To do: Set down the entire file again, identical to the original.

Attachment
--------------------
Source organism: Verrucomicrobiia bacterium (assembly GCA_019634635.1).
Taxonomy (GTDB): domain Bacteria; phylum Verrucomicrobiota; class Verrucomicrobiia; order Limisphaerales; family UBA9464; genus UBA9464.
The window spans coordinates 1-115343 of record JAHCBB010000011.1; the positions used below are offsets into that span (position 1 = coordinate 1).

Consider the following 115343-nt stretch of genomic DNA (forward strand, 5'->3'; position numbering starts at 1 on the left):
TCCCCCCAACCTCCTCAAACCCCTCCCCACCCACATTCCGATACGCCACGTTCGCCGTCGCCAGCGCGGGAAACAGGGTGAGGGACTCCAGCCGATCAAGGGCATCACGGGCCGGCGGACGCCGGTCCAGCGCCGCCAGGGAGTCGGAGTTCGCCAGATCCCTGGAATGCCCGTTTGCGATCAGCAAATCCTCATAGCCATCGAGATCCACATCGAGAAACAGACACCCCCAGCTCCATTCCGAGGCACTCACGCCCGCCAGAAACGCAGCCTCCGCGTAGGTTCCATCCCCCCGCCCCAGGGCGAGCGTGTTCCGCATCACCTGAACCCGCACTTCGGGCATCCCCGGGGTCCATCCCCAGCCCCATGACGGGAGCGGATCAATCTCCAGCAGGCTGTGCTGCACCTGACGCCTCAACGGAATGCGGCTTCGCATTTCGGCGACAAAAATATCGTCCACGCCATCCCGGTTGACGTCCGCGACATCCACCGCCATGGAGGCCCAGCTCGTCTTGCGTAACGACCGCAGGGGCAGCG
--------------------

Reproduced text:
Source organism: Verrucomicrobiia bacterium (assembly GCA_019634635.1).
Taxonomy (GTDB): domain Bacteria; phylum Verrucomicrobiota; class Verrucomicrobiia; order Limisphaerales; family UBA9464; genus UBA9464.
The window spans coordinates 1-115343 of record JAHCBB010000011.1; the positions used below are offsets into that span (position 1 = coordinate 1).

Consider the following 115343-nt stretch of genomic DNA (forward strand, 5'->3'; position numbering starts at 1 on the left):
TCCCCCCAACCTCCTCAAACCCCTCCCCACCCACATTCCGATACGCCACGTTCGCCGTCGCCAGCGCGGGAAACAGGGTGAGGGACTCCAGCCGATCAAGGGCATCACGGGCCGGCGGACGCCGGTCCAGCGCCGCCAGGGAGTCGGAGTTCGCCAGATCCCTGGAATGCCCGTTTGCGATCAGCAAATCCTCATAGCCATCGAGATCCACATCGAGAAACAGACACCCCCAGCTCCATTCCGAGGCACTCACGCCCGCCAGAAACGCAGCCTCCGCGTAGGTTCCATCCCCCCGCCCCAGGGCGAGCGTGTTCCGCATCACCTGAACCCGCACTTCGGGCATCCCCGGGGTCCATCCCCAGCCCCATGACGGGAGCGGATCAATCTCCAGCAGGCTGTGCTGCACCTGACGCCTCAACGGAATGCGGCTTCGCATTTCGGCGACAAAAATATCGTCCACGCCATCCCGGTTGACGTCCGCGACATCCACCGCCATGGAGGCCCAGCTCGTCTTGCGTAACGACCGCAGGGGCAGCG